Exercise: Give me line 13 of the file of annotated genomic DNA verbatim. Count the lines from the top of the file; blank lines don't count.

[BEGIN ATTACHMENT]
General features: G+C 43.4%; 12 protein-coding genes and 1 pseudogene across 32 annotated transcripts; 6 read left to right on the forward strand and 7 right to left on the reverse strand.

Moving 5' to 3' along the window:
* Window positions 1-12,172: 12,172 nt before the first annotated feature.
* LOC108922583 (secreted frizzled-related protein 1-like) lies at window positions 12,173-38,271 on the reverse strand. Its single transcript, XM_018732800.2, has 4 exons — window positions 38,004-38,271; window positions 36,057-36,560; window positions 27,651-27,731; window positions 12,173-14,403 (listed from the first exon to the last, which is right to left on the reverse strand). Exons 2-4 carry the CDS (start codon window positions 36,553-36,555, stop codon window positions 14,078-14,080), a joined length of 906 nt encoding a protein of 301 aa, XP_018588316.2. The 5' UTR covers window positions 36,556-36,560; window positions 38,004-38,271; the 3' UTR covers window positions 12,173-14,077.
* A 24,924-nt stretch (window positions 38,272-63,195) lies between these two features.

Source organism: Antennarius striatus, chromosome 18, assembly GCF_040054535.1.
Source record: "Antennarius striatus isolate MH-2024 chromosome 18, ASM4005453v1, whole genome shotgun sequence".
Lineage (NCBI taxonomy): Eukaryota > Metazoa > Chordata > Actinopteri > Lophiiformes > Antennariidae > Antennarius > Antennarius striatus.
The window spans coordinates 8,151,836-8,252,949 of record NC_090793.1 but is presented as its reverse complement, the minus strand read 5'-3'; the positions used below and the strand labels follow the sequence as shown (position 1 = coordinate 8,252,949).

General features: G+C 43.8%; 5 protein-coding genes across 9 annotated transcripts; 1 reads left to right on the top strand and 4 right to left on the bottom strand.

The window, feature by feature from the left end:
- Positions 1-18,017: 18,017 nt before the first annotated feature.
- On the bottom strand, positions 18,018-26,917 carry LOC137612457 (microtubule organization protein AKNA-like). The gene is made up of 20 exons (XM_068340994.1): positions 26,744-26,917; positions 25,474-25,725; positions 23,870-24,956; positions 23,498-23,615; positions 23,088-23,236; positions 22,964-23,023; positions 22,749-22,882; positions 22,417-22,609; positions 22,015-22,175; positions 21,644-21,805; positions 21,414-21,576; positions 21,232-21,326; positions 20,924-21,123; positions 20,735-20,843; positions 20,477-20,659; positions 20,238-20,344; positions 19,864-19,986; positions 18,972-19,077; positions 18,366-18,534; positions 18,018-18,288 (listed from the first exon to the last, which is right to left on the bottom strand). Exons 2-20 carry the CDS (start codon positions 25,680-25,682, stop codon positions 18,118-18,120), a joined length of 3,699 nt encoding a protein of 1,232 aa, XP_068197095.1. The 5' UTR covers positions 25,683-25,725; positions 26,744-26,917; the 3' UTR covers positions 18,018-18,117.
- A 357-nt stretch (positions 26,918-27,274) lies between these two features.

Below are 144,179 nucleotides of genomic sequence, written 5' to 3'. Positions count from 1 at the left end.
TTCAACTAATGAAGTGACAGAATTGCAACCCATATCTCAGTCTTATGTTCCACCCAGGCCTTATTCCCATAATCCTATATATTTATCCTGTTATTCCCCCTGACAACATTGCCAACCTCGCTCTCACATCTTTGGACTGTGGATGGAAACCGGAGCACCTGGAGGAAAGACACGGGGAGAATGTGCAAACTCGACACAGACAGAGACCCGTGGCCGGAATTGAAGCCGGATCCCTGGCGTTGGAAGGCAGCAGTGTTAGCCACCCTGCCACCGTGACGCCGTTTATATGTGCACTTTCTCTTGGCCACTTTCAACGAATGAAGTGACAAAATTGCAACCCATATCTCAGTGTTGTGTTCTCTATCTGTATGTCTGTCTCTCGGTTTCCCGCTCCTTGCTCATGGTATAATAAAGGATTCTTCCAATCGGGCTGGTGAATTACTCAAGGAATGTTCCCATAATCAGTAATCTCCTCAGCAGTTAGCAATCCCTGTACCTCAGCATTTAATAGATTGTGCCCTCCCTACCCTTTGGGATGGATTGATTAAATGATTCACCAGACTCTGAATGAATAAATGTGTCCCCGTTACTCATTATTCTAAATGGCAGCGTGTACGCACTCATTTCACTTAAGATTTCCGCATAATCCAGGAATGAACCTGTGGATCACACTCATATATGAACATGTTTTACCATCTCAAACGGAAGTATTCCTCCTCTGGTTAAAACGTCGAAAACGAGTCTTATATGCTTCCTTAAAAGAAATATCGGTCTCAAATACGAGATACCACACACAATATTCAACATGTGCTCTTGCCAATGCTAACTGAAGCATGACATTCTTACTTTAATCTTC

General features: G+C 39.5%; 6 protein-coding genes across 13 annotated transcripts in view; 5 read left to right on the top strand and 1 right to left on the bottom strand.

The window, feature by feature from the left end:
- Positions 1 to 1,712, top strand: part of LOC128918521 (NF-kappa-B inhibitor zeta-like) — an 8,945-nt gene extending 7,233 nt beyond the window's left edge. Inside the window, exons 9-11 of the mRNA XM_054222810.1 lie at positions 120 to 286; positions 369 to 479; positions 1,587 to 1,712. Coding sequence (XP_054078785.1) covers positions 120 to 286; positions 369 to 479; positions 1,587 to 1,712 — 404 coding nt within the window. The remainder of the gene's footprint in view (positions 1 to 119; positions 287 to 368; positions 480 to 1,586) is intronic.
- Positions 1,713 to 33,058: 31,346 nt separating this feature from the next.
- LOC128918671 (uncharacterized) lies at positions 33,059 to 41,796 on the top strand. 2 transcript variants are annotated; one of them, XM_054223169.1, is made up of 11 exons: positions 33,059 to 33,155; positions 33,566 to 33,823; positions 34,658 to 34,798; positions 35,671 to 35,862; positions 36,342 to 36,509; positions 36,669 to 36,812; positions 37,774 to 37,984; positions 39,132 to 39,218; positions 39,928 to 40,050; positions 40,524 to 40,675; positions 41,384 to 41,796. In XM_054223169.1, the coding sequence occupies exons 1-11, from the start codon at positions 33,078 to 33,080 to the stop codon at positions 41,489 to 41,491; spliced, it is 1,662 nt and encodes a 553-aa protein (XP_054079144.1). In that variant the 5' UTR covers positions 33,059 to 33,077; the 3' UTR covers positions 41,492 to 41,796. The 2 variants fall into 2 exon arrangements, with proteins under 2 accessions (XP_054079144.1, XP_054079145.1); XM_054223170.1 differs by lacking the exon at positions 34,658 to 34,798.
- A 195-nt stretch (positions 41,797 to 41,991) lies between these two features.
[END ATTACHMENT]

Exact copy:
- On the bottom strand, positions 18,018-26,917 carry LOC137612457 (microtubule organization protein AKNA-like). The gene is made up of 20 exons (XM_068340994.1): positions 26,744-26,917; positions 25,474-25,725; positions 23,870-24,956; positions 23,498-23,615; positions 23,088-23,236; positions 22,964-23,023; positions 22,749-22,882; positions 22,417-22,609; positions 22,015-22,175; positions 21,644-21,805; positions 21,414-21,576; positions 21,232-21,326; positions 20,924-21,123; positions 20,735-20,843; positions 20,477-20,659; positions 20,238-20,344; positions 19,864-19,986; positions 18,972-19,077; positions 18,366-18,534; positions 18,018-18,288 (listed from the first exon to the last, which is right to left on the bottom strand). Exons 2-20 carry the CDS (start codon positions 25,680-25,682, stop codon positions 18,118-18,120), a joined length of 3,699 nt encoding a protein of 1,232 aa, XP_068197095.1. The 5' UTR covers positions 25,683-25,725; positions 26,744-26,917; the 3' UTR covers positions 18,018-18,117.